A weekly window on the American political scene hosted by the Monitor's politics editors.

Why Biden’s 'drop by' with Belarus opposition leader matters

The president signaled support for democracy over autocracy, after failing to meet with Sviatlana Tsikhanouskaya last week.

Robert Bumsted/AP
Belarusian opposition leader Sviatlana Tsikhanouskaya poses for a photo in New York July 27, 2021. Ms. Tsikhanouskaya, authoritarian President Alexander Lukashenko's main election challenger, who was forced to leave Belarus under official pressure after the election, met with President Joe Biden on Wednesday, July 28.

The tweet from @POTUS – President Joe Biden – at 12:34 p.m. Eastern time today came as a total surprise to the outside world. 

“I was honored to meet with @Tsihanouskaya at the White House this morning,” the tweet said. “The United States stands with the people of Belarus in their quest for democracy and universal human rights.”

@Tsihanouskaya refers to Sviatlana Tsikhanouskaya, the 38-year-old exiled leader of Belarus’s democracy movement, who ran against strongman Alexander Lukashenko in last August’s presidential election – widely seen as stolen. Ms. Tsikhanouskaya had spent all last week in Washington, meeting with top administration officials, members of Congress, and Belarusian-Americans. 

But her requested meeting with President Biden hadn’t come through. In my interview with her last Wednesday, Ms. Tsikhanouskaya was clearly disappointed but said she understood, he’s a busy man. Still, she made clear that he could have made a larger point by meeting with her. 

“Since the beginning of his presidency, Joe Biden has declared that now is the struggle between autocracy and democracy,” she said. 

Indeed, Mr. Biden regularly speaks of that stark choice, be it regarding China, Russia, North Korea, Cuba, or many other regimes. He has said the battle between democracy and authoritarianism will define our century. He also promised, early in his tenure, to hold a Summit for Democracy, aimed at fighting corruption and authoritarianism, and advancing human rights. 

Belarus may seem obscure – a former Soviet republic of 9.5 million people, ruthlessly run by a close ally of President Vladimir Putin. But it’s a key buffer between east and west, Russia and Poland.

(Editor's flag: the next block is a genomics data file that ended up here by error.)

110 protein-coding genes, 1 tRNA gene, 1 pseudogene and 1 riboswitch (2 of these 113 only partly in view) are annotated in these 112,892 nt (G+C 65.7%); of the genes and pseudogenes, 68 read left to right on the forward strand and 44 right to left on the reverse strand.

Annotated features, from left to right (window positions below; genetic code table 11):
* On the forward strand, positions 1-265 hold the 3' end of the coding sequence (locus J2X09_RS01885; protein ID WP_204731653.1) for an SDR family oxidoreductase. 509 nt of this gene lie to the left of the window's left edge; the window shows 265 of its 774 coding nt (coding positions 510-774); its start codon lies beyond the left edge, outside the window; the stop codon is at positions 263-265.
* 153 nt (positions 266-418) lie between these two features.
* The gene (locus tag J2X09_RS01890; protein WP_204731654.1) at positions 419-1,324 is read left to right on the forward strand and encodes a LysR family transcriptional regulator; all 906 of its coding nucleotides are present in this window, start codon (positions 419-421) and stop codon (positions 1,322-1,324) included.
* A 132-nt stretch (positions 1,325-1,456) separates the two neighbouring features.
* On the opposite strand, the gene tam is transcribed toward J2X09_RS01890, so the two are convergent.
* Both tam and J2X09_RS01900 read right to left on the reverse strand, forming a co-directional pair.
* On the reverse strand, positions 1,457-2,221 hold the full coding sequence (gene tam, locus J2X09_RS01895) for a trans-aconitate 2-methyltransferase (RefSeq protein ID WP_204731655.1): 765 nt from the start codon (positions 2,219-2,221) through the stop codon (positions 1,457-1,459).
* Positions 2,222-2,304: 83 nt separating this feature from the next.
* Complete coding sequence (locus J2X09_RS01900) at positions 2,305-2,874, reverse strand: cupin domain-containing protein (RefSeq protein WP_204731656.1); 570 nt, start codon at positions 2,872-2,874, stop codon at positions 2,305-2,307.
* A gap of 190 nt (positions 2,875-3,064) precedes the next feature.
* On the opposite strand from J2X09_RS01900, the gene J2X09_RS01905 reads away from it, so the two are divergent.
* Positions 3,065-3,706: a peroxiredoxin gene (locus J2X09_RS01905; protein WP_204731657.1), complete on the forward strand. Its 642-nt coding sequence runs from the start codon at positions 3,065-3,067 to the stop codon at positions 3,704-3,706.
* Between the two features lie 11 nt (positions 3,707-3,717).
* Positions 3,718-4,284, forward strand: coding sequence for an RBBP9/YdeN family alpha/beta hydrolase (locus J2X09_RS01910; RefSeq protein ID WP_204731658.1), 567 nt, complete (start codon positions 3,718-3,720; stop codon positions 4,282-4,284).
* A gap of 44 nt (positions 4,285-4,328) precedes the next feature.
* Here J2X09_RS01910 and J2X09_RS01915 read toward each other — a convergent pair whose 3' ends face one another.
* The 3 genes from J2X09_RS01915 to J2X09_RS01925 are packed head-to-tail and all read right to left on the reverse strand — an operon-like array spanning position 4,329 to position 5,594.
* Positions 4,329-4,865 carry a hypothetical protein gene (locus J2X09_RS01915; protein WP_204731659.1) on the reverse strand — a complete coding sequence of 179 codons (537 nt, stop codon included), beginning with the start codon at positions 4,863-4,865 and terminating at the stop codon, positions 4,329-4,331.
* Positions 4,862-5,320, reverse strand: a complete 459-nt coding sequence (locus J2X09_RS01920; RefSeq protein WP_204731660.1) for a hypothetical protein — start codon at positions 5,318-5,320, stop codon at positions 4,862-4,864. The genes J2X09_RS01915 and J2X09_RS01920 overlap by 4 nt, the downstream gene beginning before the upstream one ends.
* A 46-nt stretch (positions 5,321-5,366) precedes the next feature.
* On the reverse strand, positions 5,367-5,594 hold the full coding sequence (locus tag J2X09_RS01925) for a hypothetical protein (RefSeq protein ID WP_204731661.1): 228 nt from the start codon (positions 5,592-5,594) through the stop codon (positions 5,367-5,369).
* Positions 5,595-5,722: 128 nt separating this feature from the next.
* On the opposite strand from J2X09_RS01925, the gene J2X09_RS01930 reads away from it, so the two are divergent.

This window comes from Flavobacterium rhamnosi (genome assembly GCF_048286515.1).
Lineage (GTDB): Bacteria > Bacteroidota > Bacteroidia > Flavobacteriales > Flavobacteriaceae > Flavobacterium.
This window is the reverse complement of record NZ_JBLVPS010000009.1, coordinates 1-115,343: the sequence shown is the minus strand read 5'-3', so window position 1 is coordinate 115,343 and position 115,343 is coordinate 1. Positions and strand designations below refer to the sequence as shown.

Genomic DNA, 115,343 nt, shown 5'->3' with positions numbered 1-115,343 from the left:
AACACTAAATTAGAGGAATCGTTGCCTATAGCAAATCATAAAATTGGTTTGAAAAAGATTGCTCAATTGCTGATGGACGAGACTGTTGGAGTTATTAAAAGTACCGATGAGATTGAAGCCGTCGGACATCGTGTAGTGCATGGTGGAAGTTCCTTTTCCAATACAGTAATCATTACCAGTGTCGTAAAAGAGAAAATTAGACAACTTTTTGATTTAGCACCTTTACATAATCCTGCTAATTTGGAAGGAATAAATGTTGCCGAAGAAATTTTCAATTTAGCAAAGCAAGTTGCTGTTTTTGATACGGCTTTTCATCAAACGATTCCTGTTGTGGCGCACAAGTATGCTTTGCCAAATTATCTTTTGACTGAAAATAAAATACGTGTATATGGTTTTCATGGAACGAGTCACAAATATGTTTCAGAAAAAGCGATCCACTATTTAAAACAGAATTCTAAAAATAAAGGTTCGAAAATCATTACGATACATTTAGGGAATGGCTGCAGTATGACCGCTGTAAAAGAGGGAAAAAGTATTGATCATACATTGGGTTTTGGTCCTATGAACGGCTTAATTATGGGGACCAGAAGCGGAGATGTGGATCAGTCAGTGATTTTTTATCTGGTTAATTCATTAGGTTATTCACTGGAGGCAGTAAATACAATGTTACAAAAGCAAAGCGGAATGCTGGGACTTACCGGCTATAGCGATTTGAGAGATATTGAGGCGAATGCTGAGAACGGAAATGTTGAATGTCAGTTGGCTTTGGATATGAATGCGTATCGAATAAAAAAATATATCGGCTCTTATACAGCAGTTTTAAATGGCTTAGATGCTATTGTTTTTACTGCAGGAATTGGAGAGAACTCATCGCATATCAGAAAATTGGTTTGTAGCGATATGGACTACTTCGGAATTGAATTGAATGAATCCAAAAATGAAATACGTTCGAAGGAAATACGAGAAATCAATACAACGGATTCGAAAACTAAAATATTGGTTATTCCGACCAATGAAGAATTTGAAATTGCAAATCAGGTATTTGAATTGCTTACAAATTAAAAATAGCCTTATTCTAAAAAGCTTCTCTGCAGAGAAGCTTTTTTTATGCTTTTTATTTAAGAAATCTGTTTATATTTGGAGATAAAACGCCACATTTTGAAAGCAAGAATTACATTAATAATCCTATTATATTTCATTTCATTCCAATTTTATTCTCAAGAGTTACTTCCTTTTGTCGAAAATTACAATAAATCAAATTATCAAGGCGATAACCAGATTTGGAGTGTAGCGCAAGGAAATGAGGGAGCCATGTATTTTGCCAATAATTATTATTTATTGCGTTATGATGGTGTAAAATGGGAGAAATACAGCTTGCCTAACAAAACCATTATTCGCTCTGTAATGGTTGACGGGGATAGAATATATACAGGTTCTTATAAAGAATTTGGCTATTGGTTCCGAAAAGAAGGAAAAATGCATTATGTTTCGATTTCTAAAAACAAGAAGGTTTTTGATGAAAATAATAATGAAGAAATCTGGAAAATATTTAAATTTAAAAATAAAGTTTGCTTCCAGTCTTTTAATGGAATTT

So Mr. Biden’s failure to meet with Ms. Tsikhanouskaya last week seemed a missed opportunity. When she left Washington for New York over the weekend, that seemed to be that. She was due to fly to San Francisco first thing today – but suddenly, there she was in the Roosevelt Room of the White House, shaking Mr. Biden’s hand. 

“The schedule could accommodate this adjustment,” Tsikhanouskaya foreign policy adviser Valery Kavaleuski said by email. 

According to a senior Biden administration official, Ms. Tsikhanouskaya came back to Washington to see National Security Adviser Jake Sullivan, and the president “briefly dropped by their meeting.” (She had already met with Mr. Sullivan last week.)

The Biden-Tsikhanouskaya meeting was framed as a casual hello, not appearing on the president’s daily schedule and not taking place in the more formal Oval Office. But she got her handshake and her photo op, which will not be lost on Mr. Lukashenko or President Putin. 

“Thank you, @POTUS, for a powerful sign of solidarity with millions of fearless Belarusians who are peacefully fighting for their freedom,” her own tweet stated. “Today, Belarus is on the frontline of the battle between democracy and autocracy. The world stands with us. Belarus will be a success story.”

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